Akhilesh is very clear about this. He refuses to say a single word against Mayawati, who he calls his 'bua', a respected aunt. Akhilesh knows saying anything against Mayawati only helps her, as the BJP found out some months ago. Recently, Akhilesh held a meeting of his party's first time MLAs, and didn't say anything to them about caste strategy, or the family feud, or attacking other parties. All he told them was to go and talk about his government's development work. Saying anything else would deflect from the coherence of message that a presidential campaign requires.
Spanner in the works
This strategy has a very high success rate, but only if it is implemented without any loose ends.
In Punjab, Captain Amarinder Singh's image is hurt by dissension and factionalism within his own party. He is yet to be formally declared CM candidate by Rahul Gandhi. You can't possibly project a leader as a presidential candidate when he is seen as being pulled down by how own people. How will he ever govern?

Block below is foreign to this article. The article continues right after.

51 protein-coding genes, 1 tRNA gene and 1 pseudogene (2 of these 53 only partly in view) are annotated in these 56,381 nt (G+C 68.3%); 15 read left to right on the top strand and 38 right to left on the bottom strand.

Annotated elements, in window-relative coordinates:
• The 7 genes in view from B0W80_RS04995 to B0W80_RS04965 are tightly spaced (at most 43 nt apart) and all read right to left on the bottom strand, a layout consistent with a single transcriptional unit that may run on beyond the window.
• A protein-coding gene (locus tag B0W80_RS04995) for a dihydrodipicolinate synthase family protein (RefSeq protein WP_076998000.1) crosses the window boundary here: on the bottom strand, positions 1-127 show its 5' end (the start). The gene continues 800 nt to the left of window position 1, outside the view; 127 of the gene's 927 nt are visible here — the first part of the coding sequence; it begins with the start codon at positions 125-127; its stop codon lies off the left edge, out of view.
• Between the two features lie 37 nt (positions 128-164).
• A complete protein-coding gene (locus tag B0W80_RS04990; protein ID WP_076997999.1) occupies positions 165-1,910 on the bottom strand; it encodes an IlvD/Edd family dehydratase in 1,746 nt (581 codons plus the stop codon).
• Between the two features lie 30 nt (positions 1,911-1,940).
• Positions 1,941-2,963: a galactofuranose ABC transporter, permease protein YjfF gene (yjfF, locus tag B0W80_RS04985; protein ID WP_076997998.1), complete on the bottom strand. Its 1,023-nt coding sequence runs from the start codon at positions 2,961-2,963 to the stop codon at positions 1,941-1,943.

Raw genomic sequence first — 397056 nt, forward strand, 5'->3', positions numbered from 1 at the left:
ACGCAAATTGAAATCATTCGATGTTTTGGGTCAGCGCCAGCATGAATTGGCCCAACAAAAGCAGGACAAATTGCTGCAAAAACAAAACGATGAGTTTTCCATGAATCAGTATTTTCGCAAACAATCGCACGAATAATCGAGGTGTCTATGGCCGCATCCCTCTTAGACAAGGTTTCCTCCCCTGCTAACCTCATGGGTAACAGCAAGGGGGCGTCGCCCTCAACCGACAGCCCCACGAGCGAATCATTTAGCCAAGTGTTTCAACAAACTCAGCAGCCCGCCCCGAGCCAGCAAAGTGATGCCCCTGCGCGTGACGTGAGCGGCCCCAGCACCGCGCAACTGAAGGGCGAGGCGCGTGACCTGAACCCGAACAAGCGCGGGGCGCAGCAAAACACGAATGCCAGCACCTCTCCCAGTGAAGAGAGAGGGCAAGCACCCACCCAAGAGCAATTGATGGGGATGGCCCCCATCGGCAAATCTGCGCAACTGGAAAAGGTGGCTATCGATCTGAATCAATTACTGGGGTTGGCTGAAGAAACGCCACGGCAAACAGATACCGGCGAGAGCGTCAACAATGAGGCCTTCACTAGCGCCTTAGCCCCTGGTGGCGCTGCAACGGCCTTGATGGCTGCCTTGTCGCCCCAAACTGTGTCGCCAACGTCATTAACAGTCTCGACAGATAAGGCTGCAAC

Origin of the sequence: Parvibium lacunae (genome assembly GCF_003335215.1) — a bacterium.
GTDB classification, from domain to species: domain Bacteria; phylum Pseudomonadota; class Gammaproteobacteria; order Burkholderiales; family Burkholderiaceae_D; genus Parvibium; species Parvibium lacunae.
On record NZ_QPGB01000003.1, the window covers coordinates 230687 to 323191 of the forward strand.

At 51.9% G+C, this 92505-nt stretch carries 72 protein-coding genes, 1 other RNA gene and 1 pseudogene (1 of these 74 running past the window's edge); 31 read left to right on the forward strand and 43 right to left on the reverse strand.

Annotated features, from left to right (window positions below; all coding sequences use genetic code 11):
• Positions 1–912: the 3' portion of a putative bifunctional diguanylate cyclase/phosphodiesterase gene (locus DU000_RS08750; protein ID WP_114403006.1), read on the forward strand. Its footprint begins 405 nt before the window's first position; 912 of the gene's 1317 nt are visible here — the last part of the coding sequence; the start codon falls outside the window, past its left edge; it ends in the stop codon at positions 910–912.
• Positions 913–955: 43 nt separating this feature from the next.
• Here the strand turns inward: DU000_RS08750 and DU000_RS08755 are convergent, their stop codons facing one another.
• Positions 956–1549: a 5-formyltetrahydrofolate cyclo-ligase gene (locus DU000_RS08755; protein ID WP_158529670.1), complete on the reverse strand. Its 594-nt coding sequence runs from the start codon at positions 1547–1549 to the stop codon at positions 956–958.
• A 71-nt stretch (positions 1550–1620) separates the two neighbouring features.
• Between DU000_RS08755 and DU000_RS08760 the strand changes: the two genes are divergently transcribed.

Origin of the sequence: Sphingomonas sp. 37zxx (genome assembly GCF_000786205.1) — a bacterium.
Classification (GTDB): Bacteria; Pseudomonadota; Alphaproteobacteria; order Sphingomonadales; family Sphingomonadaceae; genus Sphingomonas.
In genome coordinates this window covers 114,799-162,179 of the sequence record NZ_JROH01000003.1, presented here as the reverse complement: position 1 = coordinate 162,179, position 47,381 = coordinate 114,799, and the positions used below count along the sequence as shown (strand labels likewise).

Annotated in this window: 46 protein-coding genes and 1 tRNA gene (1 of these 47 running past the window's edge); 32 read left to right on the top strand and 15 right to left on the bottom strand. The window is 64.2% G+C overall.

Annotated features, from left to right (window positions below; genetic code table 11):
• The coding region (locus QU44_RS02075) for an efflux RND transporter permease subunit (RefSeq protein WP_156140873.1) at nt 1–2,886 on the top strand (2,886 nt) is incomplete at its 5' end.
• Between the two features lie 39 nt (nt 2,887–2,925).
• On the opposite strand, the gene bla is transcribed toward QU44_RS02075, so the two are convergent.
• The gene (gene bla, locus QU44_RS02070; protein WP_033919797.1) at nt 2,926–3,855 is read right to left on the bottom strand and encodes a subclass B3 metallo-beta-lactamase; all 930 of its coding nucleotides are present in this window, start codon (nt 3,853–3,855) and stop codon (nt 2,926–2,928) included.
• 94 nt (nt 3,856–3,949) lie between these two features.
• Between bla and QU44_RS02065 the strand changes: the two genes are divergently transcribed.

Similarly, Akhilesh's image projection fails at the final lap. "He is trying," goes the sentiment, "But the elders aren't letting him perform." To be the unambiguous victor in 2017, Akhilesh has to stop appearing as though he is a loser in his own family war. He has to appear to be the winner. Nobody likes to rally behind a man who can't over-power his own ambitious uncle.
In 2013, Narendra Modi was clear, he wanted the BJP to declare him as the party's prime ministerial candidate. Had that not happened, there would have been speculation about the old guard of the party in Delhi trying to stop Modi from becoming prime minister. But the declaration made him look like he had won the first round (like the primaries in the United States). It made him look like a challenger who could win against all odds.
That is why, Akhilesh needs to solve the Shivpal problem. No wonder speculation is rife in Lucknow that one last round of family in-fighting is still due before the polls take place. "We haven't played all our cards yet," an Akhilesh acolyte lets you know.